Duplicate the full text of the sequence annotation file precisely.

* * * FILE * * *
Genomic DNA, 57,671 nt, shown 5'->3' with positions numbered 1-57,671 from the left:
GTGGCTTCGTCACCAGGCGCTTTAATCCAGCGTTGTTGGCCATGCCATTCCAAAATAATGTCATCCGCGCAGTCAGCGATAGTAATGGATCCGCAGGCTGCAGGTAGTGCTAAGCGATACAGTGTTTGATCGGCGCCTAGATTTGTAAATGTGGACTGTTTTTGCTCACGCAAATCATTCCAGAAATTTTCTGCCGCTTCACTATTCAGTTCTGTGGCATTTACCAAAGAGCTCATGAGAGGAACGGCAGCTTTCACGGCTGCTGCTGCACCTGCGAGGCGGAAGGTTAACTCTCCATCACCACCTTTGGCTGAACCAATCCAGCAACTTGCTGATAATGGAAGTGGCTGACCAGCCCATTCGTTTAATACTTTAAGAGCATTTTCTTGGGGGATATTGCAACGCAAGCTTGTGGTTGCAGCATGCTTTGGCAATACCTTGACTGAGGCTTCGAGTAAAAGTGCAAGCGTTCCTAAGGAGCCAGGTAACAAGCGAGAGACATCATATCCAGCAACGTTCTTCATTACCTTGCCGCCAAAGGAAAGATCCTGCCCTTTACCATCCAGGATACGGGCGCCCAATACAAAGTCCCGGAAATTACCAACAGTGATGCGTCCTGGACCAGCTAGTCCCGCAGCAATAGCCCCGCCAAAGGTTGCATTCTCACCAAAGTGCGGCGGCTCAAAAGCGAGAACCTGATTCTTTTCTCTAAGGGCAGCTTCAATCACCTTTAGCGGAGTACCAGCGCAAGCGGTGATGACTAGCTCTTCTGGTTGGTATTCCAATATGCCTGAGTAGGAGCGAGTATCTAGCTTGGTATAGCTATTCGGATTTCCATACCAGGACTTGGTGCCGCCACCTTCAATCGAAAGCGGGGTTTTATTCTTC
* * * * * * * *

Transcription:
Genomic DNA, 57,671 nt, shown 5'->3' with positions numbered 1-57,671 from the left:
GTGGCTTCGTCACCAGGCGCTTTAATCCAGCGTTGTTGGCCATGCCATTCCAAAATAATGTCATCCGCGCAGTCAGCGATAGTAATGGATCCGCAGGCTGCAGGTAGTGCTAAGCGATACAGTGTTTGATCGGCGCCTAGATTTGTAAATGTGGACTGTTTTTGCTCACGCAAATCATTCCAGAAATTTTCTGCCGCTTCACTATTCAGTTCTGTGGCATTTACCAAAGAGCTCATGAGAGGAACGGCAGCTTTCACGGCTGCTGCTGCACCTGCGAGGCGGAAGGTTAACTCTCCATCACCACCTTTGGCTGAACCAATCCAGCAACTTGCTGATAATGGAAGTGGCTGACCAGCCCATTCGTTTAATACTTTAAGAGCATTTTCTTGGGGGATATTGCAACGCAAGCTTGTGGTTGCAGCATGCTTTGGCAATACCTTGACTGAGGCTTCGAGTAAAAGTGCAAGCGTTCCTAAGGAGCCAGGTAACAAGCGAGAGACATCATATCCAGCAACGTTCTTCATTACCTTGCCGCCAAAGGAAAGATCCTGCCCTTTACCATCCAGGATACGGGCGCCCAATACAAAGTCCCGGAAATTACCAACAGTGATGCGTCCTGGACCAGCTAGTCCCGCAGCAATAGCCCCGCCAAAGGTTGCATTCTCACCAAAGTGCGGCGGCTCAAAAGCGAGAACCTGATTCTTTTCTCTAAGGGCAGCTTCAATCACCTTTAGCGGAGTACCAGCGCAAGCGGTGATGACTAGCTCTTCTGGTTGGTATTCCAATATGCCTGAGTAGGAGCGAGTATCTAGCTTGGTATAGCTATTCGGATTTCCATACCAGGACTTGGTGCCGCCACCTTCAATCGAAAGCGGGGTTTTATTCTTC